The Hard Road Ahead
Political scientist Yascha Mounk is downcast. Writing in The Atlantic, he says he has been holding out hope that this or that thing would be the miracle we needed to defeat the pandemic, but now he’s saying we need to resign ourselves to the sad fact that the path out of this Covid-19 crisis is going to be long and hard. Excerpts:
There was real reason to indulge in each of these hopes. But in the past several days, a series of developments have undermined the factual basis for all of them. So I am, finally, starting to reconcile myself to a darker reality: The miracle of deliverance is not in sight.
Herd immunity? Consider the price:
Experts estimate that for a population to reach herd immunity, up to 80 percent of it would have to be exposed to the coronavirus. Even if the virus has a fatality rate of a little less than 1 percent, this means that letting it spread through the population of the United States would cause about 2 million deaths.
There are no treatment drugs on the horizon either. So:
The only way to restart the economy, then, is to put a highly effective system in place to test millions of people, trace their movements, and quickly quarantine those who might have been infected.
But even as the past few days have brought bad news about the science of the pandemic, they have brought terrifying news about its politics: It now seems less likely than ever that the United States will do what is necessary to reopen the economy without causing a second wave of deadly infections.
America is still behind on testing for COVID-19. Although Trump promised almost two months ago that anyone who wanted a test could get one, the U.S. has still conducted only about 5.4 million. The country needs to increase its testing rate at least threefold to reopen safely.
We aren’t anywhere close to being able to do that, though. And the president is not giving us reason to expect that the federal government is on top of this mess.
I doubt very much that most Americans will be able and willing, either psychologically or economically, to continue this lockdown for much longer. What happens when big, angry crowds of people who have lost their livelihoods, their homes, and their futures take to the streets demanding action — and the government is incapable of giving it to them?
This is the stuff of which revolutions are made. I’ve been saying in this space for some time — long before the pandemic — that the United States is in a pre-totalitarian state, according to the measures laid out by Hannah Arendt in The Origins of Totalitarianism. Widespread loneliness, social atomization, loss of faith in institutions, a mania for ideology — these and other factors were present and worsening before the pandemic struck. What kept us together in spite of them was our relative wealth. Now, because of the coronavirus, we are staring into the face of mass impoverishment — and nobody, except for the superrich, is safe from it. Keep in mind too that the failure of the Russian imperial government to respond effectively to the 1891-92 famine there profoundly undermined confidence in the regime, and helped set the stage for the later revolution.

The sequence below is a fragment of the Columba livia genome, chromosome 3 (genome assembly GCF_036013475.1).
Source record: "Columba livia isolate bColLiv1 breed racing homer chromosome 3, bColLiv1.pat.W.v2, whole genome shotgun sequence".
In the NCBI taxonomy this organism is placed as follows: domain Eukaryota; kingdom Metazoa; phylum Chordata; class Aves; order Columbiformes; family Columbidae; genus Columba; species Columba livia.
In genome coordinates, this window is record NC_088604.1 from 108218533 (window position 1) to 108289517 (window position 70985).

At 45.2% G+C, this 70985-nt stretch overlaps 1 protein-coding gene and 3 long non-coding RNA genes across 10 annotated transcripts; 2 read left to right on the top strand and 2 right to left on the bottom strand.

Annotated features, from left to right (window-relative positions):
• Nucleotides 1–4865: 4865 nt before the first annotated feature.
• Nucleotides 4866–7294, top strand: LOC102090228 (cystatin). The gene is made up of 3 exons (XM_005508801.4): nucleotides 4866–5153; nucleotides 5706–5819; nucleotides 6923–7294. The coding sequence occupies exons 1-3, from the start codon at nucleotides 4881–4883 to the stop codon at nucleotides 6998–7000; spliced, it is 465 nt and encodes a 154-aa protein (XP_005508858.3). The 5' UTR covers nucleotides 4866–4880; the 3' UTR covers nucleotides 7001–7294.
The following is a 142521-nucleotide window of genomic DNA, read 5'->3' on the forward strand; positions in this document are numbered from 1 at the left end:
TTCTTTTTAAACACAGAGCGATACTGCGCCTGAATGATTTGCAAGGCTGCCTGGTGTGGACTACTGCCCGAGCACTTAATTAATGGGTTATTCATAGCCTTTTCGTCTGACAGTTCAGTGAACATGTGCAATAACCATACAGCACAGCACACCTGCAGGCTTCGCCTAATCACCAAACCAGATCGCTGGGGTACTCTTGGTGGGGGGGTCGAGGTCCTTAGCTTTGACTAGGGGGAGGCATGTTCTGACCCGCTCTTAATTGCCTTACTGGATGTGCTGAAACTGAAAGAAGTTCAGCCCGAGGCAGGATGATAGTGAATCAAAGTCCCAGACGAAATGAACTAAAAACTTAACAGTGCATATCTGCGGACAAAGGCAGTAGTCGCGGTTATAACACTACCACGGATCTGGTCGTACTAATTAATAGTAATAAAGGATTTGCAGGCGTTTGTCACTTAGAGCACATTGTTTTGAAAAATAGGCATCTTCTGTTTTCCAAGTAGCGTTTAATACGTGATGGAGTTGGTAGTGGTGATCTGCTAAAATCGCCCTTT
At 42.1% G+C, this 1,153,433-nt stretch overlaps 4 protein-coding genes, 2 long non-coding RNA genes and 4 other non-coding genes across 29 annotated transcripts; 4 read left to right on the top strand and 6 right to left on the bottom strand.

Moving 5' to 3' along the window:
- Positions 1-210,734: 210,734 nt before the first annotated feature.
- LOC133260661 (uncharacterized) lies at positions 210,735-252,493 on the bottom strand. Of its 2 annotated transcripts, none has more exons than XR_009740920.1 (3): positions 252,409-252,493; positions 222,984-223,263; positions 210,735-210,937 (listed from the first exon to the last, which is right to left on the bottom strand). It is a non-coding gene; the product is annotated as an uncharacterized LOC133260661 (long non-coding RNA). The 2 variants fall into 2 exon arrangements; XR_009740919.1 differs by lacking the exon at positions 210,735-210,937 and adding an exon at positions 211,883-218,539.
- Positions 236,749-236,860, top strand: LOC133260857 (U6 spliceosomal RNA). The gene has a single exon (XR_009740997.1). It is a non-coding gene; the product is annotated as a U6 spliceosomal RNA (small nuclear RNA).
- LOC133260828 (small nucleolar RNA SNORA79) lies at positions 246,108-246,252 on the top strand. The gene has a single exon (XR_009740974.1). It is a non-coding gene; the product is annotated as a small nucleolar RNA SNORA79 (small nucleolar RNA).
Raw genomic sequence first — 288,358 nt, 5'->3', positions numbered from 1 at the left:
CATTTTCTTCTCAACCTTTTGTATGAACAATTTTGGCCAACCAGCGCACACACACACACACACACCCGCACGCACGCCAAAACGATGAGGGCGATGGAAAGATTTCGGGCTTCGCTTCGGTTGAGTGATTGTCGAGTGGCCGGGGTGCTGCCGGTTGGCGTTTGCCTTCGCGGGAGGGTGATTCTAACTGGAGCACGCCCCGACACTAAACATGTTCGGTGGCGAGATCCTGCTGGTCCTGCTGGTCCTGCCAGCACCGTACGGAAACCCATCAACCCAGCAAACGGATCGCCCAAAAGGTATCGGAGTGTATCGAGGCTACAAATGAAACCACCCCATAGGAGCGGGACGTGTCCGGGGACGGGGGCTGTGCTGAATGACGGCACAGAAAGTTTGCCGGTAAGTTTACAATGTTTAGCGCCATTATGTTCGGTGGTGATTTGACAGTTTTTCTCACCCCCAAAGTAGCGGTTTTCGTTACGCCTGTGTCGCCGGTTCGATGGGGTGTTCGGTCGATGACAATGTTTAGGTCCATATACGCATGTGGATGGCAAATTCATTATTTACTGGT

As I finish the revision of my forthcoming book about the rise of soft totalitarianism, what concerns me most is the long-term effect of virus-caused poverty and instability will prepare us to accept degrees of surveillance and control that we would not have tolerated before — this, as the cost of getting back to normal. I’m not saying that evil actors in the state will hold us hostage to that. I’m saying that it might genuinely be the only way to restore the country to something resembling normal — and that people will be so exhausted psychologically and battered economically to say no to it. China’s present could easily be our future.
Once the system is in place, it’s not going to go away. This is my fear.
We are going to have to reach very deep into the reserves of social capital this country has, if we haven’t spent it all down, and figure out how to live on what remains.